June 23, 2014
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Serotypes 15, 35B prevalent among PCV13-vaccinated children with AOM

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Recent data showed unpredictable changes in nasopharyngeal pneumococcal colonization among children who received the 13-valent pneumococcal conjugate vaccine.

Judith M. Martin, MD, of the Children’s Hospital of Pittsburgh of the University of Pittsburgh Medical Center, and colleagues assessed nasopharyngeal cultures of 228 children, aged 6 to 23 months, who presented with a new episode of acute otitis media and were enrolled in an ongoing trial of antimicrobial efficacy. All children had received at least two doses of PCV13 (Prevnar13, Pfizer) and 90% had received three or more doses. Streptococcus pneumoniae isolates were serotyped and tested for antimicrobial susceptibility. Researchers compared findings with results obtained in three previous studies.

Judith M. Martin, MD 

Judith M. Martin

S. pneumoniae was found in half (113 of 228) of the study cohort. PCV7 (Prevnar, Pfizer) serotypes accounted for 2% of pneumococcal isolates (2 of 113), whereas PCV13 serotypes accounted for 12% (14 of 113). Of the 14 PCV13 serotypes, eight were serotype 19A.

Non-vaccine serotypes accounted for 69% (78 of 113) of pneumococcal isolates. Of these, 33% (26 of 78) were serotype 15, and 13% (10 of 78) were serotype 35B. Serotype 15 accounted for 23% (26 of 113) of pneumococcal isolates and serotype 35B accounted for 9% (10 of 113).

Of the 113 pneumococcal isolates, 37 were penicillin-non-susceptible; 23 were penicillin-intermediate; and 14 were penicillin-resistant. Serogroups 15 and 35B accounted for 49% of penicillin-non-susceptible isolates. Seventy percent of the 35B isolates had a penicillin minimum inhibitory concentration of 2 g/mL and ceftriaxone MIC of 1 g/mL. Six isolates of serotype 19A had a penicillin MIC at least 4 g/mL.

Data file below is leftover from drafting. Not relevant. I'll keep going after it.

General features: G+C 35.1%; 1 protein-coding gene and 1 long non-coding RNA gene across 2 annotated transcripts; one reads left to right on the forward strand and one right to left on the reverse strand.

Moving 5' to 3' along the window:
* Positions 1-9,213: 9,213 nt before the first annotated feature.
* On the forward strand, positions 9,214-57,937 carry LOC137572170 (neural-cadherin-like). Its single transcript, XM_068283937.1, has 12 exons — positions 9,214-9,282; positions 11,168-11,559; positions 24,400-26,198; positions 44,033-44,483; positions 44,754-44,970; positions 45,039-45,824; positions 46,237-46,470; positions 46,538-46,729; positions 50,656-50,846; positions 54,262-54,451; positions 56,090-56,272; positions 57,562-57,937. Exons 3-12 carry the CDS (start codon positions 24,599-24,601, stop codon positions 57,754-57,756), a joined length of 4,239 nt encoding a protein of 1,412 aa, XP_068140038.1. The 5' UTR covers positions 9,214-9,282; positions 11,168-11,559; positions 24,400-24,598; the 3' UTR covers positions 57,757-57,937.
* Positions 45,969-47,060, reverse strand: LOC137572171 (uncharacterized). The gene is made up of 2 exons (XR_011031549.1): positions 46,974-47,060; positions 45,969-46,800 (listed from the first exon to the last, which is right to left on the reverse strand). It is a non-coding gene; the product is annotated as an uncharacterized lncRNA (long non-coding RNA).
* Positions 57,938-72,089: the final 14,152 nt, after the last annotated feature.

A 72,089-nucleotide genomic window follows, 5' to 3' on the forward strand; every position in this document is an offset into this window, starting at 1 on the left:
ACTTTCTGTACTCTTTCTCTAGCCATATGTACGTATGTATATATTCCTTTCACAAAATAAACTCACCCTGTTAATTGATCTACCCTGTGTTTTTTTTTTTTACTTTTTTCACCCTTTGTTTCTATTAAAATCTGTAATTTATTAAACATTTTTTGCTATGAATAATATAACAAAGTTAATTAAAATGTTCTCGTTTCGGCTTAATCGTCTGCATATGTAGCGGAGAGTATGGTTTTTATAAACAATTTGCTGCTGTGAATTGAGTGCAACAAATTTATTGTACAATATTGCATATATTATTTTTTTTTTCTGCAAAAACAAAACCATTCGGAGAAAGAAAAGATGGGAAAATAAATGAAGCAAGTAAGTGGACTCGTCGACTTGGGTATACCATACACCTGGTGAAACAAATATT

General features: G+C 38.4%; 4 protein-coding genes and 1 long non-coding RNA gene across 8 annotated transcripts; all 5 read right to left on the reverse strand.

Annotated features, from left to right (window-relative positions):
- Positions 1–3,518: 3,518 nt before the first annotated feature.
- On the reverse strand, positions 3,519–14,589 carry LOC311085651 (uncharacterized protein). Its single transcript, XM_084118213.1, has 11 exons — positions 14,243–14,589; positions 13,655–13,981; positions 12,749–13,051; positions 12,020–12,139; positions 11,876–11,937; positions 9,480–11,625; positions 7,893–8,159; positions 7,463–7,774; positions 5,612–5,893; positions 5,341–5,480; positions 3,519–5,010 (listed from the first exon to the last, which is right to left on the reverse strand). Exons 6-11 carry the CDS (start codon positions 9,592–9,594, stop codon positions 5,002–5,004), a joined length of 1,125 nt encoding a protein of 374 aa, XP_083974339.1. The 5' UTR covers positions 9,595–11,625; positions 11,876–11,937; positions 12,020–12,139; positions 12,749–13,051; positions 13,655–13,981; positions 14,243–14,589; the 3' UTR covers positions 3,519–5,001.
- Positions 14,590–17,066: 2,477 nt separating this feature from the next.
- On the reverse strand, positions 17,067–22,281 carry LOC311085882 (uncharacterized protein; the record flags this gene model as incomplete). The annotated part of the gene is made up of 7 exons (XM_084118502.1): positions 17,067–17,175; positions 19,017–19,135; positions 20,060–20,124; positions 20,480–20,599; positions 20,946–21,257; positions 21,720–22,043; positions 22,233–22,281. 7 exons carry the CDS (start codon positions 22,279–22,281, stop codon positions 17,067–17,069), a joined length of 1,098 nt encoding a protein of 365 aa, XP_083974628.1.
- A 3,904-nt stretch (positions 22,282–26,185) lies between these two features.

A similar percentage of children exhibited S. pneumoniae when diagnosed with AOM among the four cohorts included in this study. The overall percentage of non-susceptible isolates did not differ with time between cohorts. However, the proportions of PCV7 serotypes declined with time.

“It seems concerning that in [this study cohort] the newly emergent serotypes 15 and 35B not only predominated among the non-vaccine serotypes recovered, but also accounted for 49% of the pneumococcal isolates that were penicillin-non-susceptible. Among these non-vaccine serotypes, particularly concerning were the serotype 35B isolates, all of which were penicillin-non-susceptible. On the other hand, the overall proportion of pneumococcal isolates that were penicillin-non-susceptible appears not to have increased over time. … Continued surveillance will be required to monitor the effect of PCV13 on the burden of pneumococcal disease, and to monitor [nasopharyngeal] colonization as a potential marker of AOM and [invasive pneumococcal disease] pathogens and as a potential guide in planning vaccine modifications,” the researchers concluded.

Disclosure: For a full list of researchers’ financial disclosures, see the study.